I had a great time on vacation. Getting to spend some time with Brad without work and doctors and having to adult was wonderful.
I ate three burgers (one of the restaurants at the resort has the best burgers I’ve ever had in my life, no lie) over the course of the week. That’s about two more burgers than I’ve had so far this year. They’re so good. If you find yourself at Orange Lake Resort in Kissimmee, hit up Legacy Grill for a Smokehouse Burger. Ah-mazing.
I also ate way too much chips and salsa at Chuy’s, and let’s not forget the margaritas. Yum. I had bought Malibu rum because that’s sort of my go-to alcoholic beverage – I like it in Diet Coke or fruit juice. But I had a margarita at Chuy’s, then cheap margaritas at the resort during happy hour, and I fell in love. I think tequila does that to you. Well, I guess it’s a love/hate thing since tequila kicks some people’s butts.
I read, was totally lazy, and drove the cart while Brad golfed one day. It was a nice time.
So I’m home and this week is back to reality! I’m happy to be home with my pup, she missed us and we missed her. I think our best vacation ever was when we went to the Outer Banks and were able to take her with us. Pets deserve vacations, too.
I had an oncologist appointment this morning, got my Herceptin and Lupron. Nothing new to report there. Everything is “normal” there.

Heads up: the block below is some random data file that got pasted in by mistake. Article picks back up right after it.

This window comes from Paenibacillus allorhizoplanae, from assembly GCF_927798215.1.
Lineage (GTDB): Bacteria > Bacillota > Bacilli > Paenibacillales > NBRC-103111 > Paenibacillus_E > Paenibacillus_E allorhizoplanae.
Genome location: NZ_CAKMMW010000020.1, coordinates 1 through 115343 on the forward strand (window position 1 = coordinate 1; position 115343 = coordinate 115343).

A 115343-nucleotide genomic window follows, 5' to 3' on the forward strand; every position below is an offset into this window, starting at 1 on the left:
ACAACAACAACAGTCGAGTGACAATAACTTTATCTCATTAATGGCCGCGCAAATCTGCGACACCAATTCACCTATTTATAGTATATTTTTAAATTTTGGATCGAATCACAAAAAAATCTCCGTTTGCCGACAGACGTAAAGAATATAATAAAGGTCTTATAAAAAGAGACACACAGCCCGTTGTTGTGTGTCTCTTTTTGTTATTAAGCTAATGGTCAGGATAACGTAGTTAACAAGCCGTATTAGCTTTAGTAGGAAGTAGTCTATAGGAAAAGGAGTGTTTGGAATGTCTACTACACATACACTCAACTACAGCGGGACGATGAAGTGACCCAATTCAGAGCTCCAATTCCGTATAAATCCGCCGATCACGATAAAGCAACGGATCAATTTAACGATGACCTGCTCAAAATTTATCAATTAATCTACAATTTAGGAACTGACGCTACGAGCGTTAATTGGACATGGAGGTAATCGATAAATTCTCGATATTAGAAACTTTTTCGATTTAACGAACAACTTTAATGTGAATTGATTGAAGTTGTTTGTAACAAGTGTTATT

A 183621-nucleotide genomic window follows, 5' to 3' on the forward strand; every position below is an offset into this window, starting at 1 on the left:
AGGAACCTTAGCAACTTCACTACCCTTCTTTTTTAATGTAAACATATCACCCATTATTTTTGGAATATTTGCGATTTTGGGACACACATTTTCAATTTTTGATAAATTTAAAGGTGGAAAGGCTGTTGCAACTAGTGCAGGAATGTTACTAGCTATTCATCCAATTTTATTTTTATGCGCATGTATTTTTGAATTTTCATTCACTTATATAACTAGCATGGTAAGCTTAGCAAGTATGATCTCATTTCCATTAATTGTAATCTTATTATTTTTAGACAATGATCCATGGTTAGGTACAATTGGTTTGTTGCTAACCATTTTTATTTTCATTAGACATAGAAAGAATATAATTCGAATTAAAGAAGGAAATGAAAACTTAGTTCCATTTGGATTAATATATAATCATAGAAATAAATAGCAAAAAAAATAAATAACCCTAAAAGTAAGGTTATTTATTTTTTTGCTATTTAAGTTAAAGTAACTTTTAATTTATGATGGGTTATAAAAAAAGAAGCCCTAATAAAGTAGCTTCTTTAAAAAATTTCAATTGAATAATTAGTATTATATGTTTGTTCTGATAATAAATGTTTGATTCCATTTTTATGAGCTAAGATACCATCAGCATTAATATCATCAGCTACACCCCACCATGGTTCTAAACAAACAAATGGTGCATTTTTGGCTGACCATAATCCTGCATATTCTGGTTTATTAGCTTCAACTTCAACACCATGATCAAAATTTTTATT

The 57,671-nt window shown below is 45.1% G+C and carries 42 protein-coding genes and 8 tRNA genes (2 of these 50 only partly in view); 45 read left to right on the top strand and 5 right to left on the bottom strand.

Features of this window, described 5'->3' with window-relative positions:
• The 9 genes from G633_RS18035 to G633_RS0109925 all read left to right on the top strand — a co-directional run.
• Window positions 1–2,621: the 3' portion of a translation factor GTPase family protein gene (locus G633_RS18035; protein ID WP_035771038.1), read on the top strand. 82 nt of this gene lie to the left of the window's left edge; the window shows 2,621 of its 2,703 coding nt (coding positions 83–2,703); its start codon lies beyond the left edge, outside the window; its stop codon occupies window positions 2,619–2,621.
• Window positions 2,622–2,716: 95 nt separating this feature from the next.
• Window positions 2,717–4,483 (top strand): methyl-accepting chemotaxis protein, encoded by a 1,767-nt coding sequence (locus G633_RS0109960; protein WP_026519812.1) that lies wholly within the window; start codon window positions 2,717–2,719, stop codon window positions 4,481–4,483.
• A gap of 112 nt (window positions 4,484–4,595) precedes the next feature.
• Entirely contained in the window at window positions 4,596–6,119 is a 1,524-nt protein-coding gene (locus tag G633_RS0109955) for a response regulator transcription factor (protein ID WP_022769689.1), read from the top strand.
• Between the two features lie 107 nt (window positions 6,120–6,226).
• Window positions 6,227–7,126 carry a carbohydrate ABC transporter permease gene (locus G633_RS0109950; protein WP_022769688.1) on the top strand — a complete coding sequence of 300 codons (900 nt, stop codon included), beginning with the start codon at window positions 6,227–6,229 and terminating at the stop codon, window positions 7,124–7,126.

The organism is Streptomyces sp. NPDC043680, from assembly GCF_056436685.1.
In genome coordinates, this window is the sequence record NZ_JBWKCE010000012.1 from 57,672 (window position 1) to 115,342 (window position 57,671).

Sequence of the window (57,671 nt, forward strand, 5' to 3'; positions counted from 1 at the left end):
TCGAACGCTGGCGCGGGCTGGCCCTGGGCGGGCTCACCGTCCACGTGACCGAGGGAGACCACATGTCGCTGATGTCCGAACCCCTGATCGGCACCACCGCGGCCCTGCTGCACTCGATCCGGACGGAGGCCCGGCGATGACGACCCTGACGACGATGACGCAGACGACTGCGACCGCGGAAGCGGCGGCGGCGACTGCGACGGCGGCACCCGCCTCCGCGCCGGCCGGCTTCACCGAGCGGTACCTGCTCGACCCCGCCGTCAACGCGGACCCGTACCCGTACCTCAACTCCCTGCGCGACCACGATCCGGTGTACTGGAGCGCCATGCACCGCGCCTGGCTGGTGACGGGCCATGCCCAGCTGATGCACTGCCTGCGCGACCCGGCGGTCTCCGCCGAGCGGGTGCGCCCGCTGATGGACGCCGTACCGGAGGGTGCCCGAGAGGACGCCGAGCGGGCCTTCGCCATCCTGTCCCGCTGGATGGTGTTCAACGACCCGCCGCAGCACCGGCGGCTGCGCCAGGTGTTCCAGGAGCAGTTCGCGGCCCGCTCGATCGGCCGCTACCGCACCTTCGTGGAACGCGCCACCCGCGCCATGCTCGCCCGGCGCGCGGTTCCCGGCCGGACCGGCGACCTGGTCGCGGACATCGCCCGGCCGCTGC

I’m returning to work today for real. I’ve got a few line therapy sessions this week, and I’m looking forward to that.
So I’m feeling good and healthy. I’ll be thankful when the rest of the soreness is gone. I’ll also be thankful when I can start exercising again and lose this ache I’ve got in my joints again. I hate that I went steps forward and then steps backward in regards to activity, but I know that extra strength I built up before surgery has helped me a lot over the last several weeks.
Being at the oncologist now is weird. I remember going and dreading what I knew was to follow. I don’t have that anymore, which is great – not complaining over here! It’s just weird because I’m in and out of there, and I used to see some of the same faces, but now there’s often new faces in various stages of treatment, and it’s weird. I want to say something, something motivating, because I was where they were, but I don’t know their story. I don’t know if they’ll be where I am now one day, or if their situation is more dire. So I don’t want to pull something straight off one of those top-ten-not-to-do lists for cancer patients. So I just keep to myself and smile.
But I want to do more. One day I was there and someone had put together little comfort packages and handed them out to all the chemo patients. I think I’m going to do something like that. Put together a list of things that truly gave me some comfort during my chemo and make little care packages to hand out. There are other, grander things I’d like to do, but for now this might just do. Little things mean a lot, at least they did to me. So maybe these care packages will brighten someone’s day.